To be very clear, alcoholic beverages are prohibited in Brunei. Don’t expect to see liquor shops, bars and party places that stay awake until the wee hours of the morning. That kind of partying is unheard of in this peaceful Muslim nation. Eating and drinking in Brunei is liquor-free, and you can count on it.
The sultanate, however, understands its non-Muslim visitors and so it provides a tiny opening to allow foreign tourists a few shots. Visitors may only drink up to 2 bottles of alcohol and 12 cans of beer every two days, and these must be consumed in private. Alcohol is not sold anywhere. Tourists must bring in their own but within the allowable quantity and with a customs permit, or buy some on the Malaysian border.
The anti-liquor law may be too harsh or off-putting for a number of foreigners but it is serving the country well. Brunei has a very low crime rate and is very peaceful. Foreigners do not have to worry about being mugged, robbed or harmed. Violators of the non-drinking law and other minor offenses are subject to caning. It is not a simple slap on the wrist, but hard blows by a rattan cane that could cause serious welts. And this applies to foreigners, too. The more serious offenses such as drug trafficking, murder and illegal possession of firearms are punishable by death.
The good news is that there are no laws against eating! Foreigners get to enjoy exotic Eastern cuisine at a number of roadside hawker-style stalls. Because Brunei is a wealthy country, there are not as many street stalls compared with other Southeast Asian countries, but there are a number of these along the districts of Tutong, Seria and Kuala Belait. Perhaps one of the most popular locations is Persiaran Damuan Park in Tutong.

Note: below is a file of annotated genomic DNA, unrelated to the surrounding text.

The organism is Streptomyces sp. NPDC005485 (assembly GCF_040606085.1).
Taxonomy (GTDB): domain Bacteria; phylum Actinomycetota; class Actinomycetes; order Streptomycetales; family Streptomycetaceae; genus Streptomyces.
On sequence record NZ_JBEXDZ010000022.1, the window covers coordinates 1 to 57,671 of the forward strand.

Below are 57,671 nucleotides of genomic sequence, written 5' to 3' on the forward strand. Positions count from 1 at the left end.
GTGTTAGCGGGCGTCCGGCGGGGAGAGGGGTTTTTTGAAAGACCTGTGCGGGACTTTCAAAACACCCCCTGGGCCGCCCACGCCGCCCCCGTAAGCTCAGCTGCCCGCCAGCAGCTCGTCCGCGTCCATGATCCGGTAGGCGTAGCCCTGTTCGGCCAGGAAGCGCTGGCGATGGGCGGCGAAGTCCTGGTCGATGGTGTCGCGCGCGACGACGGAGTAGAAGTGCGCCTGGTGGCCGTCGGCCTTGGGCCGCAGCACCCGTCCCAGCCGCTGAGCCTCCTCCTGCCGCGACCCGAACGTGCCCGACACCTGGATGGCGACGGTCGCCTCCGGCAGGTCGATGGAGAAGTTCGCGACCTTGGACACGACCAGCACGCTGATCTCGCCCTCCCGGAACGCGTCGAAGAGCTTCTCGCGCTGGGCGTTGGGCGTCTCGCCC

A well-loved local dish is the nasi katok. “Nasi” means rice, and in this Southeast Asian country, there is an abundance of rice meals. Nasi katok is yellow fried rice, a piece of crispy-fried chicken in a special wrapping paper and a dose of spicy gravy called “sambal”. Just the smell makes locals crave and foreigners curious. This is a signature meal that every visitor should try and it only costs B$1. It is served best with local coffee or sweet milk tea called teh tarik.
There are several nasi katok stalls at the Yayasan Shopping Center, which is the most popular mall in the country. Also inside the mall are American food chains, KFC, Pizza Hut and McDonald’s for Western tourists who miss home.
For those who wish to go upscale, there is a restaurant by the waterfront that serves delicious seafood, Italian and Thai, among other delicacies, and the view of passing boats is also to die for. Diners, however, should settle not having to sip wine after a sumptuous meal. Brunei has one of the most expensive standards of living in Asia and so foreigners should expect high-end restaurants to be expensive.
Locals love eating out. Bruneians enjoy an easy, high-standard lifestyle and so they have time to go dining at first-class restaurants among friends and family. Brunei offers its citizens free access to leisure centers, house subsidy, free healthcare, free education, car subsidy, and handsome pension. Eating and drinking in Brunei, however, ends as evening falls. There is no nightlife to talk about. The capital and the rest of the country is practically deserted after dark.